Lha-je Gampopa first trained Düsum Khyenpa in the Kadam Tradition that emphasizes mind training and discipline. He taught him the philosophical tenets expounded in the Sutras and instructed him to engage in the preliminary practices of Mahamudra. Düsum Khyenpa spent four years meditating tranquillity and insight and, having received the empowerments and practice instructions, stayed in retreat twelve years in all. It is recorded that he mastered the meditation instructions that came from Mahasiddha Naropa in nine days and acquired supernormal powers that enabled him to miraculously visit sacred Buddhist sites in India and Uddiyana, the pure land of Padmasambhava. While there, the Dakinis imparted further instructions to him.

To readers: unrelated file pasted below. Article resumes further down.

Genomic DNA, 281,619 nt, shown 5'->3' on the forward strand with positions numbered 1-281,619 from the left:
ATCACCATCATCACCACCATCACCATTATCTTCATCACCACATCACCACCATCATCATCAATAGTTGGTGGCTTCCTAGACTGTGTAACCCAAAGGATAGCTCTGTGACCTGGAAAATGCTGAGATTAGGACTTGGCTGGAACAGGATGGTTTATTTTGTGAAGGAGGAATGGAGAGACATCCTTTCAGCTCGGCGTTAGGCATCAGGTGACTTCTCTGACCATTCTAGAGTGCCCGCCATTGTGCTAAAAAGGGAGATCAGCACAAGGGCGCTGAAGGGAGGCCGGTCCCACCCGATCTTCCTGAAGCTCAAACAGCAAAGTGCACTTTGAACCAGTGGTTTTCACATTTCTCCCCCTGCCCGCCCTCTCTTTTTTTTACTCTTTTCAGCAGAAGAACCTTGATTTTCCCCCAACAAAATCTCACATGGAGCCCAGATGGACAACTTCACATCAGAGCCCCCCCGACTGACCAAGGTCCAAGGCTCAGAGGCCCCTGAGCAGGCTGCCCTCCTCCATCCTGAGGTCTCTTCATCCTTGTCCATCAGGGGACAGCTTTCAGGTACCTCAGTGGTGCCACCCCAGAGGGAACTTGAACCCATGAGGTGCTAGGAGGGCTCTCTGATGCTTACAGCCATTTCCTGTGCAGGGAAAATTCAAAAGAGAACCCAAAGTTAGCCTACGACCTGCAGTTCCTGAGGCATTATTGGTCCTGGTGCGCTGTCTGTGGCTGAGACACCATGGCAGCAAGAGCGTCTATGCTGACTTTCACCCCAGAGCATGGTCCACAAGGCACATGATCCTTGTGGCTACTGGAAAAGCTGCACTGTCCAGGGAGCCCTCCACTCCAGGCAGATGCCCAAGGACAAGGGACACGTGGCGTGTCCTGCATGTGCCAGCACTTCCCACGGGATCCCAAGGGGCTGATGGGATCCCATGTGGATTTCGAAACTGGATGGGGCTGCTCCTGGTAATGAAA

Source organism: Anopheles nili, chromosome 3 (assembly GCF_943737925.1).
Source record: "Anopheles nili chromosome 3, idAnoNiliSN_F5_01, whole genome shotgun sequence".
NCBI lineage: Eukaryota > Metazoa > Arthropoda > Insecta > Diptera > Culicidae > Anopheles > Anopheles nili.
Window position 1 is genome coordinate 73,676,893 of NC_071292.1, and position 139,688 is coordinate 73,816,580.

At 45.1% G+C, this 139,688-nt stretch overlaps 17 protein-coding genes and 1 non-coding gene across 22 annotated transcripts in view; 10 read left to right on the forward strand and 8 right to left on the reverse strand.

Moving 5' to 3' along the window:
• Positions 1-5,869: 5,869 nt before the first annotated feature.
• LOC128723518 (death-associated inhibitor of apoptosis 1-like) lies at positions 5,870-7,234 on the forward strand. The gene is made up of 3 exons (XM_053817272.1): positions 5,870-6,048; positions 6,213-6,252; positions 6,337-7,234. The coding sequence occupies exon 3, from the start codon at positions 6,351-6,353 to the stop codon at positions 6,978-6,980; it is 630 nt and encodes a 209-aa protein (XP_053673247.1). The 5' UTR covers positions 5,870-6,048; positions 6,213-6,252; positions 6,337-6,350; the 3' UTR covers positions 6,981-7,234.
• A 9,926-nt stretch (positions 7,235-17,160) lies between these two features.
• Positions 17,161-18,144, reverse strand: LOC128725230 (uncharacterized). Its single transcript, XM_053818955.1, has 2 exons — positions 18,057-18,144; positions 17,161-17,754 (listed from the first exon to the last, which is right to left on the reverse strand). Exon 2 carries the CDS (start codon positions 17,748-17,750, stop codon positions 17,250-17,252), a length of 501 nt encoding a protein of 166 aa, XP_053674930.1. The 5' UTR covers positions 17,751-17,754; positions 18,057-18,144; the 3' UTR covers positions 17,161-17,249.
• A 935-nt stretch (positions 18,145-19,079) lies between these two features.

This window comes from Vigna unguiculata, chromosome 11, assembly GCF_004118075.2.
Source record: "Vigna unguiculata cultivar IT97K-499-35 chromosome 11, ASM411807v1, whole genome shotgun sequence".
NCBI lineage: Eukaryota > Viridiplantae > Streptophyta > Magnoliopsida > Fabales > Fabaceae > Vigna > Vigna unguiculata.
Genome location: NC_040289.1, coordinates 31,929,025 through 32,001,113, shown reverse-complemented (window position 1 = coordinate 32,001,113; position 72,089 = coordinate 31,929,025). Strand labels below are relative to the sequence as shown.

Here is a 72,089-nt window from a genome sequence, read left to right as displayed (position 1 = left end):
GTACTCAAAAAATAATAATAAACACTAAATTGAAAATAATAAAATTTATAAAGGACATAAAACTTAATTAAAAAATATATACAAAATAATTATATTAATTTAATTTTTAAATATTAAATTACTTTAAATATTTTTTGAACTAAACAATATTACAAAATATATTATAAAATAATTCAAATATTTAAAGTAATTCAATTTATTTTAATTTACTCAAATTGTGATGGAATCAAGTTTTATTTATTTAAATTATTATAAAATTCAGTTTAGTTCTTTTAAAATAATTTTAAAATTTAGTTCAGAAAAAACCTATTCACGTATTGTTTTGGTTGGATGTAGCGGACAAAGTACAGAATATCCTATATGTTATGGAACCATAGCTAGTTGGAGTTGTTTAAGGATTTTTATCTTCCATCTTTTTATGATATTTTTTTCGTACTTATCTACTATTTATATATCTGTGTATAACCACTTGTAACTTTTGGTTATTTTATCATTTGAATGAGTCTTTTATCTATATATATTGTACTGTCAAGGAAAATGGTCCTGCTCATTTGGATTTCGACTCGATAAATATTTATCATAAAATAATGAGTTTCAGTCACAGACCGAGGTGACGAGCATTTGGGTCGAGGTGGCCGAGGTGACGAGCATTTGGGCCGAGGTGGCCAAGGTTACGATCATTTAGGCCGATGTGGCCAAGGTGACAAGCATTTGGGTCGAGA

At the age of 44, Düsum Khyenpa resumed his life outside meditation enclosures and didn’t leave Tibet again. On hearing that his teacher had passed into Paranirvana, he returned to East Tibet and paid homage to the sacred remains and relics that Lha-je Gampopa manifested and that were enshrined at Daglha Gampo Monastery. In a vision, Düsum Khyenpa saw that he should go to the area of Gampo Kangra, where he meditated Mahamudra intensively for six years. As a result, when he was 50 years old, he attained complete and perfect enlightenment. To commemorate this memorable moment in history, the Dakinis crowned him with the Black Hat as the Gyalwa Karmapa. Karmapa means “the One Who Embodies All the Activities of the Buddhas.” The Black Crown can only be perceived by worthiest devotees and sincerest practitioners, but a replica was made that could be seen by everyone when His Holiness performed the Black Hat Ceremony. Perhaps referring to the replica, the Himalayan Art Resources wrote: “According to the history of the Karma Kagyü tradition, the fifth Karmapa Dezhin Shegpa was presented a gift of a black hat by the Chinese emperor Yungle. However, according to Mongolian history, the first black hat was a gift of Mongke Khan to the 2 nd Karmapa, Karma Pakshi. This hat has become the principal identifying characteristic and iconographic attribute in the depictions of the Karmapas.”